While combination antiretroviral therapy has made a huge difference in treatment of HIV, many people living with HIV are still undiagnosed or diagnosed late. This is especially true of incarcerated people, who, due to factors like poverty or homelessness, may not have access to health care. Further expansion in HIV treatment options, incorporating women-centered approaches, is essential to make individualized care a reality. With longer life expectancies, people living with HIV are at increased risk of developing non-AIDS comorbidities, such as cardiovascular diseases and cancers. Antiretroviral strategies are evolving toward a decrease in drug burden, and some two-drug combinations have proven efficacy for maintenance therapy. Investigational immune checkpoint inhibitors and broadly neutralizing antibodies with effector functions have energized the HIV cure research field as the search for an effective vaccine continues. This session will discuss the latest treatments for HIV, developing individualized care, and non-AIDS comorbidities.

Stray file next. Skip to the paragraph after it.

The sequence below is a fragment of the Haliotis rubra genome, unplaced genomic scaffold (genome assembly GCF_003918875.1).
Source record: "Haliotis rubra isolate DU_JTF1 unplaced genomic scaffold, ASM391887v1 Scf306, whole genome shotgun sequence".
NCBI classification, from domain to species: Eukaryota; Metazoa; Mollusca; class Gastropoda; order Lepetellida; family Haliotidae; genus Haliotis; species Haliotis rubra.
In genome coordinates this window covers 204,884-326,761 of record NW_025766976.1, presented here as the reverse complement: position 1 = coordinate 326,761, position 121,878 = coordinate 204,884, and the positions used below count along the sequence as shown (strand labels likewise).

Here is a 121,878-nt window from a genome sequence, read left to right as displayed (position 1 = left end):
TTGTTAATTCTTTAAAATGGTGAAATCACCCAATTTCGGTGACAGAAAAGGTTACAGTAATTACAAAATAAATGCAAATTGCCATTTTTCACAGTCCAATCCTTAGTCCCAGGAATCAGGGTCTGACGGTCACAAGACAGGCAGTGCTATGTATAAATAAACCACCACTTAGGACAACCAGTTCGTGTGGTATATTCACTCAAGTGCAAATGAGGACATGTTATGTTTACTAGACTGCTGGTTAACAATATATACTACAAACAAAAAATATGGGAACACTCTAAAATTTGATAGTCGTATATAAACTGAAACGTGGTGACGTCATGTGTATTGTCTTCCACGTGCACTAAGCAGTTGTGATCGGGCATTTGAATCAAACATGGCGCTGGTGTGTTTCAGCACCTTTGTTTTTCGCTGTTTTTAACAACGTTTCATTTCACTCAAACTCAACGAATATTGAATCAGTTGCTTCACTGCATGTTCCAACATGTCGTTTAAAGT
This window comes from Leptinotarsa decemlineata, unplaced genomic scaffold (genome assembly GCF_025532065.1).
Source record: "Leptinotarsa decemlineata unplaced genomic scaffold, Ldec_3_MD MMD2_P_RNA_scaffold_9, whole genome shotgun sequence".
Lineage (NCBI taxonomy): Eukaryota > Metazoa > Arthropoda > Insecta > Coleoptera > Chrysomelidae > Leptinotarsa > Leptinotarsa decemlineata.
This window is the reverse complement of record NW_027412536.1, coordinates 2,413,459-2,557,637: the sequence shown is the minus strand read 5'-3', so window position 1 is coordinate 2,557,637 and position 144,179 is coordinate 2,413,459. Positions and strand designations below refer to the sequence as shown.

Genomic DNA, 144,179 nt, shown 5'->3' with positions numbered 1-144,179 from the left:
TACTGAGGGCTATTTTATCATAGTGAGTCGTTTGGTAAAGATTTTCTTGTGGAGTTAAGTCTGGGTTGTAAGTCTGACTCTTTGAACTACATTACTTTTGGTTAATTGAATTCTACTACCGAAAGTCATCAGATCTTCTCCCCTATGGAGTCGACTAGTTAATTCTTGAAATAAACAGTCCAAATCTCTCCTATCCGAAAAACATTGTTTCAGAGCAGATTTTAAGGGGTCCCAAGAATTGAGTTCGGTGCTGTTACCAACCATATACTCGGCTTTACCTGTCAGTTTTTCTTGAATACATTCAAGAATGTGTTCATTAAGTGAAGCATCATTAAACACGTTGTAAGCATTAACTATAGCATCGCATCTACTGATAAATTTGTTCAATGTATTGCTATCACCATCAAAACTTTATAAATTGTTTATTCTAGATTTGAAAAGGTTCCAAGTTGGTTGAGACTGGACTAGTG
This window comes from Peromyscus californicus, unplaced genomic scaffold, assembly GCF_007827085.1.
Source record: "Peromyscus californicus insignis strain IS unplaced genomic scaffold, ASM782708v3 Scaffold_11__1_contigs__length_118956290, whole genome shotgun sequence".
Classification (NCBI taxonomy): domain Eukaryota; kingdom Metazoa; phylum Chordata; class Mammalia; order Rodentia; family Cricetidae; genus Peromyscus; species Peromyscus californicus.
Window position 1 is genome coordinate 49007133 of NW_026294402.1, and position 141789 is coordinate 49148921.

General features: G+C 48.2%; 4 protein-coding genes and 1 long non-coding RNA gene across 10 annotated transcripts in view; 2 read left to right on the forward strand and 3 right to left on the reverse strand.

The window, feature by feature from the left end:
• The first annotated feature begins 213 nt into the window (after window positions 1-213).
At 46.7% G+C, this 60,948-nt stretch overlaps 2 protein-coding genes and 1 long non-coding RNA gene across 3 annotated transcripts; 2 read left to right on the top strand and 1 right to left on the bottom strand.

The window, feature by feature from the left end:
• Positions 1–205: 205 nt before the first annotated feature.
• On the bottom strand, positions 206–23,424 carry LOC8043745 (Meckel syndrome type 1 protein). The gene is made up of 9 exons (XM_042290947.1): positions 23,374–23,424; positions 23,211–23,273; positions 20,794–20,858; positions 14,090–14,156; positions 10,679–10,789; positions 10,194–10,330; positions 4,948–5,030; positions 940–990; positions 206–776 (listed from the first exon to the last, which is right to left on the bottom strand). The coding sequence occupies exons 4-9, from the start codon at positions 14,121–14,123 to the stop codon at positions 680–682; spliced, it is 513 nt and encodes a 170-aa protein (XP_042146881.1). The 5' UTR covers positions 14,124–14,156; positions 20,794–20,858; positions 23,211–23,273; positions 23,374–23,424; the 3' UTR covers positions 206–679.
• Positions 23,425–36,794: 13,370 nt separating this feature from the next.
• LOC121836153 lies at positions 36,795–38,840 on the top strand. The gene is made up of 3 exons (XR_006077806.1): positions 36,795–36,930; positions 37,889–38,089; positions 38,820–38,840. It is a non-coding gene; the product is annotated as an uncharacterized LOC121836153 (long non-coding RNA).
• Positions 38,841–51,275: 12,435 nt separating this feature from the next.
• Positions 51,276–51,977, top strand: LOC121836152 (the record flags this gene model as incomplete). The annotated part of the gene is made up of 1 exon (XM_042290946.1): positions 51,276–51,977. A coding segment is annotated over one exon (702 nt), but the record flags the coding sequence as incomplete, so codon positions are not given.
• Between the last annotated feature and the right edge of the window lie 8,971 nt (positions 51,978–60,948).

- Discuss the use of combination antiretroviral therapy to treat HIV
- Explain the elements needed to develop individualized care programs and special issues faced by female patients
- Identify non-AIDS comorbidities that people living with HIV may develop